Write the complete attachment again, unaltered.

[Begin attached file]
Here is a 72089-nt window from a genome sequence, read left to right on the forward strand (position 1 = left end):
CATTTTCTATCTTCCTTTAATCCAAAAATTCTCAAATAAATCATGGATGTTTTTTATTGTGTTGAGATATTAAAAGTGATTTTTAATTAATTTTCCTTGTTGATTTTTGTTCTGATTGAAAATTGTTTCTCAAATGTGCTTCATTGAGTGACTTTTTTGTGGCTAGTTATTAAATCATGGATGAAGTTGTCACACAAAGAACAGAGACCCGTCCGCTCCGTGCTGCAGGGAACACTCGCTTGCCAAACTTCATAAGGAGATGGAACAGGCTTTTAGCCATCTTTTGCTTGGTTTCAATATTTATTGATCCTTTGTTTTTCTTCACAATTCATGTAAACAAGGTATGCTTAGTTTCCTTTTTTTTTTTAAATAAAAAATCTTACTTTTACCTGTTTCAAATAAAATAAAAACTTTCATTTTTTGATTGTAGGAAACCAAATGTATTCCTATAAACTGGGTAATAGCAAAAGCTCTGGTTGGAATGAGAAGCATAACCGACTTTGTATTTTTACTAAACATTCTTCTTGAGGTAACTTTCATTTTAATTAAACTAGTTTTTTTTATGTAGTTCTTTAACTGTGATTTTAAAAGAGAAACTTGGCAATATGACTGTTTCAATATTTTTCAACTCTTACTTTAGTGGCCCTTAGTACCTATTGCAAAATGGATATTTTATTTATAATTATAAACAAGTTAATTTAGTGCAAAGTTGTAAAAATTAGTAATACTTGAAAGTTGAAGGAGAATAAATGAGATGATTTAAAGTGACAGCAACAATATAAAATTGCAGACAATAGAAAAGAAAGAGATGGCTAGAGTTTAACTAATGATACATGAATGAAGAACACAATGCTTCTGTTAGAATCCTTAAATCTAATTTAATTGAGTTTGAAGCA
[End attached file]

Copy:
Here is a 72089-nt window from a genome sequence, read left to right on the forward strand (position 1 = left end):
CATTTTCTATCTTCCTTTAATCCAAAAATTCTCAAATAAATCATGGATGTTTTTTATTGTGTTGAGATATTAAAAGTGATTTTTAATTAATTTTCCTTGTTGATTTTTGTTCTGATTGAAAATTGTTTCTCAAATGTGCTTCATTGAGTGACTTTTTTGTGGCTAGTTATTAAATCATGGATGAAGTTGTCACACAAAGAACAGAGACCCGTCCGCTCCGTGCTGCAGGGAACACTCGCTTGCCAAACTTCATAAGGAGATGGAACAGGCTTTTAGCCATCTTTTGCTTGGTTTCAATATTTATTGATCCTTTGTTTTTCTTCACAATTCATGTAAACAAGGTATGCTTAGTTTCCTTTTTTTTTTTAAATAAAAAATCTTACTTTTACCTGTTTCAAATAAAATAAAAACTTTCATTTTTTGATTGTAGGAAACCAAATGTATTCCTATAAACTGGGTAATAGCAAAAGCTCTGGTTGGAATGAGAAGCATAACCGACTTTGTATTTTTACTAAACATTCTTCTTGAGGTAACTTTCATTTTAATTAAACTAGTTTTTTTTATGTAGTTCTTTAACTGTGATTTTAAAAGAGAAACTTGGCAATATGACTGTTTCAATATTTTTCAACTCTTACTTTAGTGGCCCTTAGTACCTATTGCAAAATGGATATTTTATTTATAATTATAAACAAGTTAATTTAGTGCAAAGTTGTAAAAATTAGTAATACTTGAAAGTTGAAGGAGAATAAATGAGATGATTTAAAGTGACAGCAACAATATAAAATTGCAGACAATAGAAAAGAAAGAGATGGCTAGAGTTTAACTAATGATACATGAATGAAGAACACAATGCTTCTGTTAGAATCCTTAAATCTAATTTAATTGAGTTTGAAGCA